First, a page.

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    #1

    choice of modals

    Dear teachers,

    A/ Would you please tell me which modal should be chosen in the following sentences?

    1) I arrived early so that I should / would / could / might get a good view of the procession.

    2) I arrived early so that I should / would / might not miss anything.

    What would be the difference in meaning between them all?


    B/ Is "were" a subjunctive here?

    3) He arranged the timetable so that the afternoons were free.

    Many thanks,
    Hela
    Last edited by hela; 26-Nov-2004 at 13:30.

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    #2

    Re: choice of modals

    1) I arrived early so that I could (was able to) get a good view of the procession.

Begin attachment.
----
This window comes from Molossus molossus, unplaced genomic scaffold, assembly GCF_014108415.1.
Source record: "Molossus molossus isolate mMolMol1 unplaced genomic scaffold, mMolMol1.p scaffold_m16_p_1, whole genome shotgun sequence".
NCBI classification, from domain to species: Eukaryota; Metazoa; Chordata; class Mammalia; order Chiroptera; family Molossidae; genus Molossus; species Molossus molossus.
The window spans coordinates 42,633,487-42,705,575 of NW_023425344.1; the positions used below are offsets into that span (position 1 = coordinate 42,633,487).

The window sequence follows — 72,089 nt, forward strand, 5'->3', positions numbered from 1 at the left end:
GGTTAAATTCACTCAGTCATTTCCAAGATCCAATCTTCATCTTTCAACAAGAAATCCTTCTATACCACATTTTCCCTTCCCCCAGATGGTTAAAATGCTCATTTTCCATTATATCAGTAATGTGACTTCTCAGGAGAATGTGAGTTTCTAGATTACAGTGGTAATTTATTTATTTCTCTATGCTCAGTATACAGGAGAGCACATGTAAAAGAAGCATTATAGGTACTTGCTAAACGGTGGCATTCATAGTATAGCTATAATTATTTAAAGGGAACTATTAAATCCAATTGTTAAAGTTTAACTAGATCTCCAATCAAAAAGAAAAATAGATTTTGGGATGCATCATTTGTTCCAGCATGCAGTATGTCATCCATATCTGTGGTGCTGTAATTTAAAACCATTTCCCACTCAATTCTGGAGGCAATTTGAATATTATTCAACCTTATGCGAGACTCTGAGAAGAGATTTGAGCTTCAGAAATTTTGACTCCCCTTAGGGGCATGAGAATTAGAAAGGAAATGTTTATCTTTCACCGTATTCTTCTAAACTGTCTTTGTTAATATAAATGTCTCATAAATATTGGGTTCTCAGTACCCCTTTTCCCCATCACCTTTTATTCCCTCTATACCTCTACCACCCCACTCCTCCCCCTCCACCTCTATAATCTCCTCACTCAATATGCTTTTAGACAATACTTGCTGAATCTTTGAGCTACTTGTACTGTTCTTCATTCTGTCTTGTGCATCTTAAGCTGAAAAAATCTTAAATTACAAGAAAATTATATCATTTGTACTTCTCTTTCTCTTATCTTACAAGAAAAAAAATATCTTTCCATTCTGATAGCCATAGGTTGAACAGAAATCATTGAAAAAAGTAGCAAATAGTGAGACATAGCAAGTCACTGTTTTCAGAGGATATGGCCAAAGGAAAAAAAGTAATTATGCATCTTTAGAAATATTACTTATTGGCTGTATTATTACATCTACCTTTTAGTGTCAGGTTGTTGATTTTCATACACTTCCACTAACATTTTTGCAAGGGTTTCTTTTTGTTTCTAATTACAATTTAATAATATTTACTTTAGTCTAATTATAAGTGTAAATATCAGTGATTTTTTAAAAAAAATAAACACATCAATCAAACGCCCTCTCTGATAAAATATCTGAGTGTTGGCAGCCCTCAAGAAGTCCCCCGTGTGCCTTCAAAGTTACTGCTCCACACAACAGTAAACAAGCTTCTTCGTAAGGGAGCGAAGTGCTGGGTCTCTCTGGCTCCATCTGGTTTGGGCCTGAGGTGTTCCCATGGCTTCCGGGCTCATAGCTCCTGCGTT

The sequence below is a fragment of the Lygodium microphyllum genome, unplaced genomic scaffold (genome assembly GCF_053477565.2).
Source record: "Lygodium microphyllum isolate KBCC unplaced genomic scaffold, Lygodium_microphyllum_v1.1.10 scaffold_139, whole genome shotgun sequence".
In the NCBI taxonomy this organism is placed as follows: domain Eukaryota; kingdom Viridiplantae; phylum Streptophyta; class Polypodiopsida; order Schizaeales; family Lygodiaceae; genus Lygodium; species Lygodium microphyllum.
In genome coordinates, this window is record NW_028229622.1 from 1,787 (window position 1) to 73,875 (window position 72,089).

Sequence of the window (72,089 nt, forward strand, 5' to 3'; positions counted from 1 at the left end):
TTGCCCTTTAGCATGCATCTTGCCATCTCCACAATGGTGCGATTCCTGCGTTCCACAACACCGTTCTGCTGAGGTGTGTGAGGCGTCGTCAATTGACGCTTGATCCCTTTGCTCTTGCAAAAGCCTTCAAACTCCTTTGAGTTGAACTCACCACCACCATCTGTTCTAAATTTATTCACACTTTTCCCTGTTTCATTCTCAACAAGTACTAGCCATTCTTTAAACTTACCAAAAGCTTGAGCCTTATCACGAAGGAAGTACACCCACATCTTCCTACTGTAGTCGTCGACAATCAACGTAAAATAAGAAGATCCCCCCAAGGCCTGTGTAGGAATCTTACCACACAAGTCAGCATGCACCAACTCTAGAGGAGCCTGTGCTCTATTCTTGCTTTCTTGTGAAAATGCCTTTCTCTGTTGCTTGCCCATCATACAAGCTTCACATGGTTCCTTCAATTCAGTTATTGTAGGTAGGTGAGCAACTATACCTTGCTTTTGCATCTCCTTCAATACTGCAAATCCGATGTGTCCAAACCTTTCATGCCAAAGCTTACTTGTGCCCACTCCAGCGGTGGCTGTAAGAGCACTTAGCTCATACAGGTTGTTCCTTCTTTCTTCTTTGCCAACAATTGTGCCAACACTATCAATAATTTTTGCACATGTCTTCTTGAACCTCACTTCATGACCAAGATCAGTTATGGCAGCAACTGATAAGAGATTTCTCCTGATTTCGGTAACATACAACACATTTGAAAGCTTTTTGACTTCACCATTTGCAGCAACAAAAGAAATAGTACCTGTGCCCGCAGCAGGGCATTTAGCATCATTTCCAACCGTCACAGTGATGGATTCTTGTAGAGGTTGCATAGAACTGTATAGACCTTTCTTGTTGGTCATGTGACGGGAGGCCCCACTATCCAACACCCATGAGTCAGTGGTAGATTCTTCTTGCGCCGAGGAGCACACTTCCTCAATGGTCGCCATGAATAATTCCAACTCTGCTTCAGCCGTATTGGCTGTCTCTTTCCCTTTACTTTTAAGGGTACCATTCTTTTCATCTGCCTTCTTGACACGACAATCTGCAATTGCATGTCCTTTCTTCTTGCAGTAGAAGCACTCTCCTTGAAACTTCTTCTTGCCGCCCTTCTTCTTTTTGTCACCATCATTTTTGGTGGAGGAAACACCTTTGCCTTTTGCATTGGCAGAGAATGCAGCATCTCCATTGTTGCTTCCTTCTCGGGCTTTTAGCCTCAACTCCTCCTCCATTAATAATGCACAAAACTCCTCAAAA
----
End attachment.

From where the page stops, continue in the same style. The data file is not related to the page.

2) I arrived early so that I wouldn't miss anything.

    Simple Past tense
    3) He arranged the timetable so that the afternoons were free.

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    #3

    Re: choice of modals

    Hello Casiopea,

    Nice to read you again!
    I thought that the expression "so that" entailed the subjunctive form in English, am I wrong?

    Best regards,
    Hela

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    #4

    Re: choice of modals

    Quote Originally Posted by hela
    Hello Casiopea,

    Nice to read you again!
    I thought that the expression "so that" entailed the subjunctive form in English, am I wrong?

    Best regards,
    Hela
    Hmm. Let's test it:

    He arranged my schedule so that I would be free in the afternoons.